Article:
Claim of deep-sea treasure called murky
Large sums but few details surround a colonial-era shipwreck.
Deep-sea treasure hunters said Friday that they had recovered what could be a record haul of gold and silver coins from a colonial-era shipwreck — but their failure to provide many details has set off a galleon-sized controversy over their claims.
The hunters from Odyssey Marine Exploration Inc., a Tampa, Fla.-based company, said their haul had so far totaled about 17 tons of coins, more than 500,000 in all.
Each coin could bring between a few hundred and several thousand dollars, according to an expert who evaluated some of them at the company’s request. If the coins were worth an average of $1,000 each, the total could reach $500 million, which would make it one of the most valuable sunken covered.
But some experts in nautical archeology were quick to cast doubt on the value of the booty.
“There is no such thing as $500 million on any wreck in the world,” said Robert Marx, a veteran treasure hunter. “Anybody who says so is . . . lying.”
George Bass, an archeologist at Texas A&M University who specializes in shipwrecks, said he was skeptical of these types of early estimates, especially when so little information had been provided by the company.
“Very often it’s exaggerated, because of course they need to get financial backers,” he said.
Odyssey Marine Exploration is unusual in the treasurehunting world: It is a company whose stock is publicly traded on the American Stock Exchange.
On Friday, its shares, which had been hovering around $4.60, shot up 80% to close at $8.30. It rose to $8.94 in after-hours trading.
Odyssey co-founder Greg Stemm said the company was being “relatively secretive” while it confirmed the identity of the ship.
A spokeswoman for the company stressed that because Odyssey was publicly traded, it could not distort the value of its discovery.
“If we were to inflate the value of a find like that, we would be in serious trouble,” said Laura Barton, vice president of communications.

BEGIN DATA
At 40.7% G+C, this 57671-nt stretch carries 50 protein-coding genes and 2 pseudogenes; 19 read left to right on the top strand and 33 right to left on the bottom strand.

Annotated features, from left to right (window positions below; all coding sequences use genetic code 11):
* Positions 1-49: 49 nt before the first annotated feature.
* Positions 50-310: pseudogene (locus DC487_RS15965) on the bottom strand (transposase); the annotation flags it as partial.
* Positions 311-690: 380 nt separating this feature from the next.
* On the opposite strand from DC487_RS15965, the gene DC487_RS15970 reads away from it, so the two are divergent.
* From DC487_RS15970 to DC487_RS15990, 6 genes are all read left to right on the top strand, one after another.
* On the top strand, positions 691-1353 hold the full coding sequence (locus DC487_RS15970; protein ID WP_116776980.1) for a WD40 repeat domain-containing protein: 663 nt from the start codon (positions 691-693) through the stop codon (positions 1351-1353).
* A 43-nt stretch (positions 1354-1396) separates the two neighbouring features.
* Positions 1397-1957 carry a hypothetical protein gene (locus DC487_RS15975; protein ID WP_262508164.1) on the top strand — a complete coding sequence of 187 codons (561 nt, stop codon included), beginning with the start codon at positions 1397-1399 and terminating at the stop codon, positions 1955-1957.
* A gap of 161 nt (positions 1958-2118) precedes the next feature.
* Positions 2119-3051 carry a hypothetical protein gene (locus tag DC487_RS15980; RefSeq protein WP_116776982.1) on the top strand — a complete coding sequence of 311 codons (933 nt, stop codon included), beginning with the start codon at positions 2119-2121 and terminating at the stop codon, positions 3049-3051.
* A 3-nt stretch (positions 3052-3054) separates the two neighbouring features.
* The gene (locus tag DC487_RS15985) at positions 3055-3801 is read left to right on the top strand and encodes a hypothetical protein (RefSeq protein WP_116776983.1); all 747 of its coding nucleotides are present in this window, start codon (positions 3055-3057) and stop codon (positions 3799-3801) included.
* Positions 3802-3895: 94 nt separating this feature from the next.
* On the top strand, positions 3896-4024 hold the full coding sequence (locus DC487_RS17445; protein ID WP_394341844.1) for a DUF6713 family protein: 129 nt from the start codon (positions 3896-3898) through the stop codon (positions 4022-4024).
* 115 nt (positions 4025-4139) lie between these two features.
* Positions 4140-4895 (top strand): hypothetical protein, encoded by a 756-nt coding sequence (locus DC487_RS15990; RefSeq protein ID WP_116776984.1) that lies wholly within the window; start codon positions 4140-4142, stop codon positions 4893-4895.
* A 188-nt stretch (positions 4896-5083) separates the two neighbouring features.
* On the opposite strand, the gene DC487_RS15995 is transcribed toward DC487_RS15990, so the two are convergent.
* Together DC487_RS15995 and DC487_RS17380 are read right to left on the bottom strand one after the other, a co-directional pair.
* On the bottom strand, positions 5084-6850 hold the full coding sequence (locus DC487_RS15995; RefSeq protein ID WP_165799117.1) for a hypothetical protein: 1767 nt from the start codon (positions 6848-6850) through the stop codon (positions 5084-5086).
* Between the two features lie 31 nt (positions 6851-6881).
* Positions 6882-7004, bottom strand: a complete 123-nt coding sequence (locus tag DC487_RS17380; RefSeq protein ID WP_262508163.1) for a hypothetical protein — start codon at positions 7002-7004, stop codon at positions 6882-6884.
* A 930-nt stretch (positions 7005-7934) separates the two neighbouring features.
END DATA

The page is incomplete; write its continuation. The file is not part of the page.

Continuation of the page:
Since September, the company has filed a series of motions in U.S. District Court for the Middle District of Florida seeking the rights to an “unidentified, shipwrecked vessel.”
The documents say the wreck was found last summer 40 miles off the southwestern tip of England. The ship was a 17th century merchant vessel equipped with cannons.
Stemm would not say whether the filings referred to the new discovery.
The company announced the find with scant details, explaining that the wreck was found in international waters somewhere in the Atlantic. They codenamed the site Black Swan.
Stemm said historical records showed that several ships sank in the same region.
The treasure was found using a deep-sea robot equipped with
The company provided a photograph of hundreds of large white plastic buckets stacked on wooden pallets in a warehouse. Each bucket is numbered and labeled with the weight of its contents. In the foreground, an 18kilogram bucket is open to reveal shiny silver coins.
Rare-coin expert Nick Bruyer recently traveled to inspect the coins as they were going through the conservation process and declared the size of the find “unprecedented.” The coins spanned several decades and were exceptionally well preserved, he said.
After examining dozens of them, he concluded that some could be worth as much as $4,000. The finest specimens “could bring record-breaking prices,” said Bruyer, founder of Asset Marketing Services, Inc. in Burnsville, Minn., who has done work for Odyssey in the past.